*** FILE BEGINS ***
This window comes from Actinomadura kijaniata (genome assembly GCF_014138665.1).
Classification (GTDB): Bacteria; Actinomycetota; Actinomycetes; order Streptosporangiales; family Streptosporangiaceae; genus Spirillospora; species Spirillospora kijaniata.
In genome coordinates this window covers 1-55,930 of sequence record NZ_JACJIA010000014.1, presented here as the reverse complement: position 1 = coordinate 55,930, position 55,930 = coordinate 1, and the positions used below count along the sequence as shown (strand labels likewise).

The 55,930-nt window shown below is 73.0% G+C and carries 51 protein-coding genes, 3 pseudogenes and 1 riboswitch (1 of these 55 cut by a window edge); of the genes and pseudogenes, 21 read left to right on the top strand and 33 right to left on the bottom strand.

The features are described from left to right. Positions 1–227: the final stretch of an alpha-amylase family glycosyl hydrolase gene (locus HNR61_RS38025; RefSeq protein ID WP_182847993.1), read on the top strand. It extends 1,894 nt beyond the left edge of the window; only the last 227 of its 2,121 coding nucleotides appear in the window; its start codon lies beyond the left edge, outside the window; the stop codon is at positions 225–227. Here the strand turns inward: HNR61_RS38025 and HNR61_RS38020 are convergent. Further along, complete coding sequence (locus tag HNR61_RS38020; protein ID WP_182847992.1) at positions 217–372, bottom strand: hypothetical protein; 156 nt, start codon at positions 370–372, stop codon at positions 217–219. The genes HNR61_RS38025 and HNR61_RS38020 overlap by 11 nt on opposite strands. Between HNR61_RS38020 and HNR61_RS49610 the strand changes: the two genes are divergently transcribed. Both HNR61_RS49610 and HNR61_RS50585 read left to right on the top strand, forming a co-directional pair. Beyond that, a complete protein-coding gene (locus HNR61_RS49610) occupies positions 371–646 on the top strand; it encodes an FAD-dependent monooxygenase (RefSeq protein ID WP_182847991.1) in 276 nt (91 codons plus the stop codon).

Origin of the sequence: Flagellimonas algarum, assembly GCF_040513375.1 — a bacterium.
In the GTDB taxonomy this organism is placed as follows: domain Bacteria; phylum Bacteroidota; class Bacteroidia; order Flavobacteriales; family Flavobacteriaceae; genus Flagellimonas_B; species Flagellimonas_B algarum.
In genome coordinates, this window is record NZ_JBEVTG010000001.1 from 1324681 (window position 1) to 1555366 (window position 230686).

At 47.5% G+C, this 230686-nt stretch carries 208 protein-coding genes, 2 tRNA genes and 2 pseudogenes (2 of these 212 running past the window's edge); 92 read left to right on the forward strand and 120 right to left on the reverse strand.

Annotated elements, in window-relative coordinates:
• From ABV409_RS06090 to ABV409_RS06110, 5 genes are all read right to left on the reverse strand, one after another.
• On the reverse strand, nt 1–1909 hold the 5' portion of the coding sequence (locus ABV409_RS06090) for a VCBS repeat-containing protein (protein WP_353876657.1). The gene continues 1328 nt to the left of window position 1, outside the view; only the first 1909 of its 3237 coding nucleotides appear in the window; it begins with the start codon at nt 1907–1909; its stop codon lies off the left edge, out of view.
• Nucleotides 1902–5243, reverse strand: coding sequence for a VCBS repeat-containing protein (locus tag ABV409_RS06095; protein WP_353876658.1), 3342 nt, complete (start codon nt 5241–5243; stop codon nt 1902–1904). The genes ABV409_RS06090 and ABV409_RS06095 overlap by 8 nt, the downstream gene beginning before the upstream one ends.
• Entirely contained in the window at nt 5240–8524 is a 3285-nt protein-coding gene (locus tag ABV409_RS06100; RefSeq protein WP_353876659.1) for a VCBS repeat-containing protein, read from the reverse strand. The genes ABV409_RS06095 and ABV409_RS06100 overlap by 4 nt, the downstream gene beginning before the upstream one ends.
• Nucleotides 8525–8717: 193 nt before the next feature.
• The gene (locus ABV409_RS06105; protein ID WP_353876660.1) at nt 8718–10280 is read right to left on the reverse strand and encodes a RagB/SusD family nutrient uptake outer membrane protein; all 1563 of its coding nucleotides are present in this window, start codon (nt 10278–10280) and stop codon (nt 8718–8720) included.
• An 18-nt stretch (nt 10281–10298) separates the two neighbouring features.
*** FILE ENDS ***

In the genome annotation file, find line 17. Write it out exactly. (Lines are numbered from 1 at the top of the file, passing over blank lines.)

• An 18-nt stretch (nt 10281–10298) separates the two neighbouring features.